Like Rowden, Baker served four years in the state House -- she was a member from 2005 to 2009. From 2009 to 2012 she was the Obama administration's regional director for the Department of Health and Human Services during the implementation of Obamacare.
Baker lost a bid for state treasurer to Republican Eric Schmitt in 2016.
SIXTH HOUSE DISTRICT
The Sixth House District covers parts of Randolph and Linn counties in addition to all of Macon County.
Republican Rep. Tim Remole is term-limited out, which has drawn to newcomers to state politics into the race.
Ed Lewis of Moberly is a former teacher running as a Republican. His platform includes opposition to abortion and gun restrictions.
Lewis' opponent is Terrence Fiala, a Democrat from Marceline. Fiala entered the race after Lewis, in March.
Fiala boasts political experience on the local level and statewide campaign experience. He was a city councilman in Marceline, ran for county commission and helped with former attorney general Chris Koster's 2016 campaign for governor.
44TH HOUSE DISTRICT
The 44th District covers much of northern Boone County and the southeast corner of Randolph County.
The district is represented in the Missouri House by Cheri Toalson Reisch, a Republican from Hallsville. Reisch has won two elections in the district starting in 2016. As a multi-term member of the majority party, Reisch sits on several House committees, including the judiciary panel.
Reisch has been a reliable vote for the GOP on major issues. She was opposed to Medicaid expansion and supports Amendment 3.
Democrat Jacque Sample is challenging Reisch. Sample lives in Columbia and is an occupational therapist who teaches at Central Methodist University. Her platform includes expanding health care access and opposition to Amendment 3.
47TH HOUSE DISTRICT
The 47th House District covers parts of Boone, Cooper, Howard and Randolph counties, including parts of Columbia.
The district is represented by Republican Chuck Basye of Rocheport who is running for his final House term. As a senior House member of the majority party, Basye serves on several committees and is the chair of the Elementary and Secondary Education Committee.
Basye is opposed by Adrian Plank, a union carpenter who also ran against Basye in 2018. Plank lives in Columbia. His campaign largely centers on economic issues such as fighting policies he sees as anti-union. He also opposes the use of dark money in politics.
48TH HOUSE DISTRICT
The 48th House District covers most of Howard and Cooper counties and parts of Saline and Pettis counties.
Current State Rep. Dave Muntzel, R-Boonville, is term-limited out, creating a two-way race for the open seat.
Republican Tim Taylor emerged from his party's primary as the nominee. Taylor is a military veteran and former firefighter who lives in Bunceton. He now owns a bakery and raises cattle.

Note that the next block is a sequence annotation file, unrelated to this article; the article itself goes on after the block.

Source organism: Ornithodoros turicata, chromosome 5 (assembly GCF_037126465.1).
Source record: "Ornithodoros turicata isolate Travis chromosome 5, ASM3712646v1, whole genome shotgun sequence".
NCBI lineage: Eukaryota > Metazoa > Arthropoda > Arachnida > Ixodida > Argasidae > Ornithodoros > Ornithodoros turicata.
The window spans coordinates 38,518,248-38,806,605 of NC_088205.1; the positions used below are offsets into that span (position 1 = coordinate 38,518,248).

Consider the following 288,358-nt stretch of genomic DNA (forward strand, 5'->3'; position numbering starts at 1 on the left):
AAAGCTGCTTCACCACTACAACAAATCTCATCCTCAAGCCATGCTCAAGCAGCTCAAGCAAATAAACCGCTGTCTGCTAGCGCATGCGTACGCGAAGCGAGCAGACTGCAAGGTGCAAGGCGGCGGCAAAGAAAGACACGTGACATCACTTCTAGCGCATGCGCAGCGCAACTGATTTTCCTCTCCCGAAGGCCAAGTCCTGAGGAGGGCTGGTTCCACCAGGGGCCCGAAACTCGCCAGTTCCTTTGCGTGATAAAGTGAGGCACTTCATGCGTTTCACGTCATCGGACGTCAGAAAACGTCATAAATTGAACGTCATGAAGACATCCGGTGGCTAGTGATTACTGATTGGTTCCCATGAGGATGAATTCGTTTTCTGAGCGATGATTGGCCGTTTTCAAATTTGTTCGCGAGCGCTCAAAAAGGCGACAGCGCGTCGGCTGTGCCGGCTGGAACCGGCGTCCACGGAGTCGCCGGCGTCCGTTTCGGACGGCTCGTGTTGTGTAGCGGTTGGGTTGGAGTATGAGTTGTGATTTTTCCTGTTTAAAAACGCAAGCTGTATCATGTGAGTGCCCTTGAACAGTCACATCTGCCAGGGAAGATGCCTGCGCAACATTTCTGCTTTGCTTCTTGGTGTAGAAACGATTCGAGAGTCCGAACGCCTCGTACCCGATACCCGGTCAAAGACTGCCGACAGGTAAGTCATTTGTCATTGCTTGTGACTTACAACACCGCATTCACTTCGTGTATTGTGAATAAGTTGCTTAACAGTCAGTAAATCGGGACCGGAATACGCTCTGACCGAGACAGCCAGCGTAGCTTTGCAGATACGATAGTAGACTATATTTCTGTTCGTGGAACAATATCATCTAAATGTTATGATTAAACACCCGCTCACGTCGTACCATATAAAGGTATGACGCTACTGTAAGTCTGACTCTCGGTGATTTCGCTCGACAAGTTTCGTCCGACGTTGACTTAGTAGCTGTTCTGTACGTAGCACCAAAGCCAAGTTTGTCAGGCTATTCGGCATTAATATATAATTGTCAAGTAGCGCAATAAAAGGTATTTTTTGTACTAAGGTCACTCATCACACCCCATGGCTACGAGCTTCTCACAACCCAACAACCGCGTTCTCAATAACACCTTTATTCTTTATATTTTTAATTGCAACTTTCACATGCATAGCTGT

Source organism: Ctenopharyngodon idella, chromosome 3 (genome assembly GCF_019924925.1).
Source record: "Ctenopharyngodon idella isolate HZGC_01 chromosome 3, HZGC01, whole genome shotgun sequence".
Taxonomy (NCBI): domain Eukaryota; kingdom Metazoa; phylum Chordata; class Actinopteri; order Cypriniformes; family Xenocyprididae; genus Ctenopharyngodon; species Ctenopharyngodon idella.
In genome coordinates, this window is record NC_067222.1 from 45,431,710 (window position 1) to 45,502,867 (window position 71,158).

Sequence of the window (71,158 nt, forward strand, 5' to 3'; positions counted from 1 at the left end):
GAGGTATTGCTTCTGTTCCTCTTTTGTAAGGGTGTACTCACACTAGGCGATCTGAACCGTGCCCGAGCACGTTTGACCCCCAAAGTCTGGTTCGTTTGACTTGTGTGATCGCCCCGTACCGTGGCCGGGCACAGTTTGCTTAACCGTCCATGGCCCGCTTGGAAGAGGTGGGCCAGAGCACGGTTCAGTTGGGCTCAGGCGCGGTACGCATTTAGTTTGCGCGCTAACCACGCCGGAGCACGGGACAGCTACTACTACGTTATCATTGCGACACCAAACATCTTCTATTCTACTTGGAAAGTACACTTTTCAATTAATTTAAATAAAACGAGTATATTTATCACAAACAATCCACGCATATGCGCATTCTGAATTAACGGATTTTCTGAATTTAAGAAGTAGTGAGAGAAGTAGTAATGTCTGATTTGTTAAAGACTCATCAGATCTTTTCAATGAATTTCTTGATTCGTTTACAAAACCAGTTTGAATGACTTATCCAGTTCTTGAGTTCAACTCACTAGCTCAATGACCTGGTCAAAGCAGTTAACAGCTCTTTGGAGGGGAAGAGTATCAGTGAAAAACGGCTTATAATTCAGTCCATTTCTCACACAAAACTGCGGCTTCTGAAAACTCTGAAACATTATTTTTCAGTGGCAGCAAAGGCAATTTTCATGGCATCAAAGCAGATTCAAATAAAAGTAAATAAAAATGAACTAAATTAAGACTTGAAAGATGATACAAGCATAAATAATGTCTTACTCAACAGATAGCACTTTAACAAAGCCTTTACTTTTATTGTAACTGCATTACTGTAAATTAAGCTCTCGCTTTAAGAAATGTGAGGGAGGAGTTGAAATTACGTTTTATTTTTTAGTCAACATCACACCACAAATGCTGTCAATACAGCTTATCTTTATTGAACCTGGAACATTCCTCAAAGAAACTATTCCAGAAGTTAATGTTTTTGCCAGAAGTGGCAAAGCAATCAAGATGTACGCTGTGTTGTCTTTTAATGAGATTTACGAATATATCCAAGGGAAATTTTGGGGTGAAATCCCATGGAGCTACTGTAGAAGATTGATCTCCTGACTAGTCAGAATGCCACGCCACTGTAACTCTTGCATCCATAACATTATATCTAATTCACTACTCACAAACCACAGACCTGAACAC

Taylor is opposed by Bill Betteridge, a former teacher, coach and athletic director from rural Cooper County who was the lone Democrat to seek the seat. His campaign platform includes expanding rural broadband access and health care coverage.
Campaign websites: Bill Betteridge
50TH HOUSE DISTRICT
The 50th District includes parts of four Mid-Missouri counties, taking in most of southern Boone County and parts of Cooper, Moniteau and Cole counties.
The district is represented by Sara Walsh, a Republican from Ashland who is married to U.S. Rep. Vicky Hartzler's press secretary, Steve Walsh. Sara Walsh was elected in a 2017 special election. She won reelection in 2018.
Walsh has been a reliable vote on key issues for the GOP and holds several committee positions, including a seat on the House Budget Committee.
Walsh's opponent is a political newcomer -- Democrat Kari Chesney, a veterinarian and PhD candidate. Her platform includes support for environmentally friendly farming practices, more education funding and support for unions.
60TH HOUSE DISTRICT
Missouri's 60th District covers Jefferson City and the surrounding area of Cole County.
Republican incumbent Dave Griffith was first elected in 2018 and is seeking his second term representing the district. Griffith is the chair of his chamber's Veterans Committee and sits on transportation and public safety committees.
Griffith was also a director for the American Red Cross and a member of the Jefferson City Council.
Griffith is opposed by Joshua Dunne, the lone Democrat to seek the seat. Dunne, who moved to Jefferson City in 2016, is a Democratic committeeman for Ward 3 and chairman of the county's Democratic Central Committee.
His platform includes expanding access to health care, protecting voting rights and increasing pay for state workers.